UK swine flu cases have fallen for the first time since August, down to 64,000 fresh infections in the past week. It is thought the half-term holiday may be behind the drop of 20,000 from the preceding week.
Despite a fall in cases the amount of people needing hospital care for the virus has remained high, with 785 patients in hospital.
The United Kingdom has also seen 28 additional deaths related to swine flu, raising the total to 182.
Virtually all doctors have now received their first supplies of the swine flu vaccine. The 6.6 million doses delivered in the past month are now being used to safeguard those most susceptible to swine flu, including pregnant women and individuals with long-term conditions.
OTHER VALUABLE NEWS
-Use of the National Pandemic Flu Service has levelled off.
-Priority groups continue to be vaccinated, and almost all GPs have received their first delivery of swine flu vaccine.
-The Department of Health has published new guidelines for the management of swine flu in pregnancy. The new guidance contains detailed advice for clinicians looking after pregnant women. Also available is a brochure for pregnant women.
NATIONAL VACCINATION PROGRAMME
NHS hospitals are now vaccinating patients facing the maximum risk of problems. Healthcare staff dealing with the public are also being vaccinated to help keep health services running smoothly and to prevent them from passing the virus to patients.
Nearly all GPs have received their first supplies of the vaccine. Patients will be contacted by their GPs if they fall into one of the at-risk categories.
The order of priority will be:
-People aged from six months to 65 in current seasonal flu risk groups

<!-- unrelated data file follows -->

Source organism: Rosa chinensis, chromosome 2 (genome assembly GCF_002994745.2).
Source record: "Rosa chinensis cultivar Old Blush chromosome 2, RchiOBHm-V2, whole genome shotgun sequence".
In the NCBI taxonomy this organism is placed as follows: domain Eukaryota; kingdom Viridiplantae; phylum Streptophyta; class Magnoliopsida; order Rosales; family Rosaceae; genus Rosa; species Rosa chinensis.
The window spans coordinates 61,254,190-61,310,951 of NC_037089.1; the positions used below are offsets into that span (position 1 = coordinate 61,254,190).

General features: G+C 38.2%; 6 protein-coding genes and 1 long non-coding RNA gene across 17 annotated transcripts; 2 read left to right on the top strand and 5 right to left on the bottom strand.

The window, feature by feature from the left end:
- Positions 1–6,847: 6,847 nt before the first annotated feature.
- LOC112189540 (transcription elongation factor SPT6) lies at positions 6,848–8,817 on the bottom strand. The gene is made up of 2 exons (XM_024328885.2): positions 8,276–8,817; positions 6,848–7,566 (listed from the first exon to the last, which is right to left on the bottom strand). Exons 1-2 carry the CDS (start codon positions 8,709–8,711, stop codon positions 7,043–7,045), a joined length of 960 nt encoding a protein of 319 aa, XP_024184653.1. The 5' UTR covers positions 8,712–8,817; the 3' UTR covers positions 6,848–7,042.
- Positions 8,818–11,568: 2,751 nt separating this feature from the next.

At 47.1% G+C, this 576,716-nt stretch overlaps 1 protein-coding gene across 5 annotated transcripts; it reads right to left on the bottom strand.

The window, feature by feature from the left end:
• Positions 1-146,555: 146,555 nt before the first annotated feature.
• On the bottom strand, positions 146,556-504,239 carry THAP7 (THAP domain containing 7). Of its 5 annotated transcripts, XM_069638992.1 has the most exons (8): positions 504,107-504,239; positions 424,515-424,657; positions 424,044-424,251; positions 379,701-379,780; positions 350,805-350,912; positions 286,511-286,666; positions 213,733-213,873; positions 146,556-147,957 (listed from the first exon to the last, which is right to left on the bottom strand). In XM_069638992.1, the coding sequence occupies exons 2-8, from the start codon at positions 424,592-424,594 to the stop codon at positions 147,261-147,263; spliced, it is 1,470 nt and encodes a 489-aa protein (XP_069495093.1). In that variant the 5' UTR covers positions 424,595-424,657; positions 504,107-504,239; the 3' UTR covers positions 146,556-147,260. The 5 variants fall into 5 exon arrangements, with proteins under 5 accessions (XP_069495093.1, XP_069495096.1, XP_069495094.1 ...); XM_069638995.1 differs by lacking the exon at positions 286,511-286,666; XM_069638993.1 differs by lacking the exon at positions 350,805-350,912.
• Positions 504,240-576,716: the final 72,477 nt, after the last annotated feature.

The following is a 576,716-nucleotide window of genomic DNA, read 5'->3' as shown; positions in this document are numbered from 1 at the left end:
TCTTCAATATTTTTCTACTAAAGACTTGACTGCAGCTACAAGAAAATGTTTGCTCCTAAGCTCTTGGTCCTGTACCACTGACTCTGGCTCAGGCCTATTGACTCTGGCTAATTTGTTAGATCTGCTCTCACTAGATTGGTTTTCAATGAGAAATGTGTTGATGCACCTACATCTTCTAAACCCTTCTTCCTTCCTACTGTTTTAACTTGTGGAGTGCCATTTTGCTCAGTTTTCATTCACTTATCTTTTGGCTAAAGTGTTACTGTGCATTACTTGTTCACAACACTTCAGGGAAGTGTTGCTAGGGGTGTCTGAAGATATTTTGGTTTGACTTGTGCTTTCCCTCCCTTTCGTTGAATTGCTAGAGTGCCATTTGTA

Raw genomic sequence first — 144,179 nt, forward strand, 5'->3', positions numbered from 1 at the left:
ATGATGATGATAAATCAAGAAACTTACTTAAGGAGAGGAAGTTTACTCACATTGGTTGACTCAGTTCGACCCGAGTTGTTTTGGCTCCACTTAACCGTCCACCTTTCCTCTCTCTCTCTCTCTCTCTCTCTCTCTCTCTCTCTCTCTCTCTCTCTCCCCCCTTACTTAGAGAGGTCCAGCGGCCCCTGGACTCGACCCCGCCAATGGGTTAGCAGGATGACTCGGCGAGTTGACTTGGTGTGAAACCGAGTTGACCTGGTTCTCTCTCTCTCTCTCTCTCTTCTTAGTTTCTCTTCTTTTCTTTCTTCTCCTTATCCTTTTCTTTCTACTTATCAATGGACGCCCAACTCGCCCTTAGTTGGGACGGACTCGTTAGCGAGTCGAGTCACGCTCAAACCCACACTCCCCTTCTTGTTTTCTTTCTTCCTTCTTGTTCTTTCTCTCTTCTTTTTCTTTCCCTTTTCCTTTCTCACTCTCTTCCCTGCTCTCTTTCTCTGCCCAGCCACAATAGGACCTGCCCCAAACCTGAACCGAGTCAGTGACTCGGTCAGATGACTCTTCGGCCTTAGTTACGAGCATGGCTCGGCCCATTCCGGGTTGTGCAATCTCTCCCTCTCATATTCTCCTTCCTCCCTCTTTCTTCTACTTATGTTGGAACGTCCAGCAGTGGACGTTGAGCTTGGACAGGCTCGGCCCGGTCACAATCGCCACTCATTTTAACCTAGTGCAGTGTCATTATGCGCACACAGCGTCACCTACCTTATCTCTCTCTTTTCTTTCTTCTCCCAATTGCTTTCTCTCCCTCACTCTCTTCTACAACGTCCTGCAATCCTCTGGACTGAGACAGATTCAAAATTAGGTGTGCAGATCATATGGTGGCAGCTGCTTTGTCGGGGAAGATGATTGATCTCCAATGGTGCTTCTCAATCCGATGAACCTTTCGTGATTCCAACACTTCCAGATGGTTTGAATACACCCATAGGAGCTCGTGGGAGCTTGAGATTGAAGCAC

-All women who are pregnant
-Those living with persons with compromised immune systems, for example those receiving cancer treatment
-People aged over 65 in the current seasonal flu risk groups.
The government has issued a swine flu vaccination leaflet with more information.
Frontline health and social care workers will also be offered the vaccine at the same point in time as the first clinical at-risk groups. Health and social care workers are both at an increased risk of catching swine flu and of spreading it to other at-risk patients.
Healthy people aged over 65 appear to have some natural protection to the swine flu virus. And while children are disproportionately affected by swine flu, the vast majority make a full recovery – therefore the experts do not advise that children (other than those in at-risk groups) should be vaccinated initially.
New planning assumptions do not take consideration of the vaccination programme which, when it has begun, will help to further reduce the number of people needing hospitalisation. However, the department added, “we ought to not be complacent”. While in the majority of people it is mild, for some this virus can be a serious illness.